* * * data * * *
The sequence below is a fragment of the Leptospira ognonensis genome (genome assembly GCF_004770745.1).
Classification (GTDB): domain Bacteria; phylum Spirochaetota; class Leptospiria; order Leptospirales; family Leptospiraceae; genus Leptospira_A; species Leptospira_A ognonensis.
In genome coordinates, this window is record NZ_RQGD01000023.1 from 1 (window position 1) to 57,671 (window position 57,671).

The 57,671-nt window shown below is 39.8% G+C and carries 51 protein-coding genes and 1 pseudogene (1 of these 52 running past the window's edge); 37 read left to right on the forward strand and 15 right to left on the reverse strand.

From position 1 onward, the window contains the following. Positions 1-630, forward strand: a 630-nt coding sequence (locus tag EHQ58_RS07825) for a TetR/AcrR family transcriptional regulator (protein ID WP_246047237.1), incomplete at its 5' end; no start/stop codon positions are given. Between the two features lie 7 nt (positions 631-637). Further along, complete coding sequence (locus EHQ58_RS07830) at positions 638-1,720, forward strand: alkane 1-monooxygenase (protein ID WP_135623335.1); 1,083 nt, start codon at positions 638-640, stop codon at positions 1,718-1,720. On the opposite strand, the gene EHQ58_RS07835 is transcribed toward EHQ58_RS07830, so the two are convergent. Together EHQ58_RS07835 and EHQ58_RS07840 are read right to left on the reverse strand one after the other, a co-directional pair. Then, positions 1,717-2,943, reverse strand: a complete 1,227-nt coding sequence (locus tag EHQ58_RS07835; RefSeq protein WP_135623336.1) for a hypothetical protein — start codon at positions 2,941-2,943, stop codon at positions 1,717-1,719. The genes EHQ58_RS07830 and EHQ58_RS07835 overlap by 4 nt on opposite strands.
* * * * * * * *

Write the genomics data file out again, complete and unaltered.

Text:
The sequence below is a fragment of the Leptospira ognonensis genome (genome assembly GCF_004770745.1).
Classification (GTDB): domain Bacteria; phylum Spirochaetota; class Leptospiria; order Leptospirales; family Leptospiraceae; genus Leptospira_A; species Leptospira_A ognonensis.
In genome coordinates, this window is record NZ_RQGD01000023.1 from 1 (window position 1) to 57,671 (window position 57,671).

The 57,671-nt window shown below is 39.8% G+C and carries 51 protein-coding genes and 1 pseudogene (1 of these 52 running past the window's edge); 37 read left to right on the forward strand and 15 right to left on the reverse strand.

From position 1 onward, the window contains the following. Positions 1-630, forward strand: a 630-nt coding sequence (locus tag EHQ58_RS07825) for a TetR/AcrR family transcriptional regulator (protein ID WP_246047237.1), incomplete at its 5' end; no start/stop codon positions are given. Between the two features lie 7 nt (positions 631-637). Further along, complete coding sequence (locus EHQ58_RS07830) at positions 638-1,720, forward strand: alkane 1-monooxygenase (protein ID WP_135623335.1); 1,083 nt, start codon at positions 638-640, stop codon at positions 1,718-1,720. On the opposite strand, the gene EHQ58_RS07835 is transcribed toward EHQ58_RS07830, so the two are convergent. Together EHQ58_RS07835 and EHQ58_RS07840 are read right to left on the reverse strand one after the other, a co-directional pair. Then, positions 1,717-2,943, reverse strand: a complete 1,227-nt coding sequence (locus tag EHQ58_RS07835; RefSeq protein WP_135623336.1) for a hypothetical protein — start codon at positions 2,941-2,943, stop codon at positions 1,717-1,719. The genes EHQ58_RS07830 and EHQ58_RS07835 overlap by 4 nt on opposite strands.